By the early 1300s, the writing is black on a white background. The skill of working with black enamels has improved greatly, and shading and stippling techniques make the images far more painterly. The writing continues to become more refined and ornamental.

Beatrix van Valkenburg panel and a detail of the writing.
Beatrix van Valkenburg panel and a detail of the writing.

Beatrix van Valkenburg

English, late 13th century

Sacrifice of Isaac panel and a detail of the writing.
Sacrifice of Isaac panel and a detail of the writing.

Sacrifice of lsaac

German, 1278, from the church of St.Thomas, Strasburgh

The Visitation panel and a detail of the writing.
The Visitation panel and a detail of the writing.

The Visitation

German, late 14th century

Annunciation panel and a detail of the writing.
Annunciation panel and a detail of the writing.

Annunciation of the Virgin

English, Hampton Court, 1400-1430

Judgement of Solomon panel and a detail of the writing.
Judgement of Solomon panel and a detail of the writing.

Judgement of Solomon

German, Cologne, early 15th century

Solomon and the Queen of Sheba panel and a detail of the writing.
Solomon and the Queen of Sheba panel and a detail of the writing.

Solomon and the Queen of Sheba

German, Cologne, early 15th century

St Barbara panel and a detail of the writing.
St Barbara panel and a detail of the writing.

St Barbara

German, Rhineland, early 15th Century

Arms within Garter of Sir Henry Fitzhugh panel and a detail of the writing.
Arms within Garter of Sir Henry Fitzhugh panel and a detail of the writing.

Arms within Garter of Sir Henry Fitzhugh

English, early 15th century

Crucifixion panel and a detail of the writing.
Crucifixion panel and a detail of the writing.

Crucifixion

English, 1450-1500

St John the Evangelist and a kneeling Soldier panel and a detail of the writing.
St John the Evangelist and a kneeling Soldier panel and a detail of the writing.

St John the Evangelist and a kneeling Soldier

Probably from the church of St Peter Mancroft, Norwich, England, 15th century

St Mary Magdalen panel and a detail of the writing.
St Mary Magdalen panel and a detail of the writing.

St Mary Magdalen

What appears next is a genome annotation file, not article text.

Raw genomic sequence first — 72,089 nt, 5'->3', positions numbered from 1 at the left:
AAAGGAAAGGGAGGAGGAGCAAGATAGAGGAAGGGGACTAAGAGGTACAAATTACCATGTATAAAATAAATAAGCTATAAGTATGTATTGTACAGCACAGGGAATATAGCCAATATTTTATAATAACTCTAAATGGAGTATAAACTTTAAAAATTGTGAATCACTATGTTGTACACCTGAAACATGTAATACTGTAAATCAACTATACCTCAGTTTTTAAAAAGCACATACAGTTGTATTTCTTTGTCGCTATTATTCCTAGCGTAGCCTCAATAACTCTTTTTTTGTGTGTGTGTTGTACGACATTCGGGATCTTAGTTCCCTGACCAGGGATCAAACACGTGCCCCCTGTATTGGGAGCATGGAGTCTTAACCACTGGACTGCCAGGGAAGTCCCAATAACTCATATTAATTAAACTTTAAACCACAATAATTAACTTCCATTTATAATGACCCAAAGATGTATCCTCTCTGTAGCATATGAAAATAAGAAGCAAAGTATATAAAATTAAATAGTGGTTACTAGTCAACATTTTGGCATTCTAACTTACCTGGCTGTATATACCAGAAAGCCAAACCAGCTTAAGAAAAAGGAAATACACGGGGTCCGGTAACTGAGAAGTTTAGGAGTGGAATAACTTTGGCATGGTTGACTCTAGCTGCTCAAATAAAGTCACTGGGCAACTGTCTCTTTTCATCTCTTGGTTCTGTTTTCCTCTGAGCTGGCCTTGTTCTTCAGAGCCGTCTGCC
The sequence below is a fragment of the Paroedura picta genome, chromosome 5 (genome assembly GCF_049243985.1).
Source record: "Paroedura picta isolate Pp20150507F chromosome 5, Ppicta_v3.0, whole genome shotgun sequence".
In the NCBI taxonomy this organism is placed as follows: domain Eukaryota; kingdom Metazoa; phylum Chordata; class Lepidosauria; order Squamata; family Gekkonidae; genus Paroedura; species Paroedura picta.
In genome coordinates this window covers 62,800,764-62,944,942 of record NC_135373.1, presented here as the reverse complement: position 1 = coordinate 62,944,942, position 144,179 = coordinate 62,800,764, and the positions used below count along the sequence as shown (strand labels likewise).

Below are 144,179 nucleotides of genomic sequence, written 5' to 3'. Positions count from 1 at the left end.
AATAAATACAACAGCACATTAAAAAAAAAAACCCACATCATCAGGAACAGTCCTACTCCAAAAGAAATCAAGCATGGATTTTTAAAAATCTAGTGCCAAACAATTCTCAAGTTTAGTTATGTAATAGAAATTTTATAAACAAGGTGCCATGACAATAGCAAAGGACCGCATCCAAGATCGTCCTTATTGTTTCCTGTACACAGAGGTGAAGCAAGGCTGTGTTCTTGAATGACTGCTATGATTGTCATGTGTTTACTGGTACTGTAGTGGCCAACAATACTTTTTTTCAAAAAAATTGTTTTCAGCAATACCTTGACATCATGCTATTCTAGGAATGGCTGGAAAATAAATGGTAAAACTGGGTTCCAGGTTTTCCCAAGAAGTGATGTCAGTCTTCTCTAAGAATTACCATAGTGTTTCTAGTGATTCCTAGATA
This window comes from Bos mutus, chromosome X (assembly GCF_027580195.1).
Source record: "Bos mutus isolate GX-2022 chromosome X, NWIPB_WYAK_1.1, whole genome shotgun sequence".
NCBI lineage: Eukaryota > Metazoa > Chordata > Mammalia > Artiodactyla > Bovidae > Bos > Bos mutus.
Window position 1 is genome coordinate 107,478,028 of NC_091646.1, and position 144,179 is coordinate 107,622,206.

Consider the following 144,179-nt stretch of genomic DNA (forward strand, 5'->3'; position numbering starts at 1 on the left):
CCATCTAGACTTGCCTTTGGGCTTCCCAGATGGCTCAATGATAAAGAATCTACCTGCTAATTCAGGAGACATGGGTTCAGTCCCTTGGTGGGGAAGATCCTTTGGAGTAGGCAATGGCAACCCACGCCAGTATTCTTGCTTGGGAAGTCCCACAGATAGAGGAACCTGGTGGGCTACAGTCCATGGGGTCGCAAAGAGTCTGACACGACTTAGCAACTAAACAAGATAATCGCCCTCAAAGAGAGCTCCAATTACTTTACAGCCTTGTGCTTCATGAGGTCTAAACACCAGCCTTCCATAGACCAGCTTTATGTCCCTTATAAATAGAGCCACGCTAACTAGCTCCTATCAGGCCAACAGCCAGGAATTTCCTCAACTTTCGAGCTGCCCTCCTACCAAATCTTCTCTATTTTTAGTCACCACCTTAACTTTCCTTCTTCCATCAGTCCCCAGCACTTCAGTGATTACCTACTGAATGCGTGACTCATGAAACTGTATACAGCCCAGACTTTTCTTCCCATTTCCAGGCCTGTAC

English, 15th century

St Nicholas Preventing an Execution panel and a detail of the writing.
St Nicholas Preventing an Execution panel and a detail of the writing.

St Nicholas Preventing an Execution

South Netherlandish, 1509-1513

St Francis panel and a detail of the writing.
St Francis panel and a detail of the writing.

St Francis

Swiss, 1671

The decoration on Greek vases from Athens between the 6th and 4th centuries BC show a parallel to the white on black then black on white writing in stained glass, but in reverse. The decoration begins with black figure decoration, where the leather hard pot has the images painted on with a slip (runny clay mix) which, when fired in a reducing kiln, causes the slipped areas to turn black – black figures on a red background. Around 530BC, the technique changes with the whole pot being coated with slip, then the images are picked out by scrapping away the slip resulting in red figures on a black background. More sutle details could then be added with lines or dilute washes of glaze applied with a brush.

Red and Black Figure Greek Vases
Red and Black Figure Greek Vases

Other famous writing on glass includes Robert Burn’s verse written on a pane in the globe Tavern, Dumfries:

Robert Burn’s verse written on a pane in the Globe Tavern, Dumfries
Robert Burn’s verse written on a pane in the Globe Tavern, Dumfries

Gin a body meet a body

Coming through the grain.

Gin a body kiss a body

The thing’s a body’s ain.

[Image from: http://news.bbcimg.co.uk/media/images/56181000/jpg/_56181517_burns_window_etching.jpg}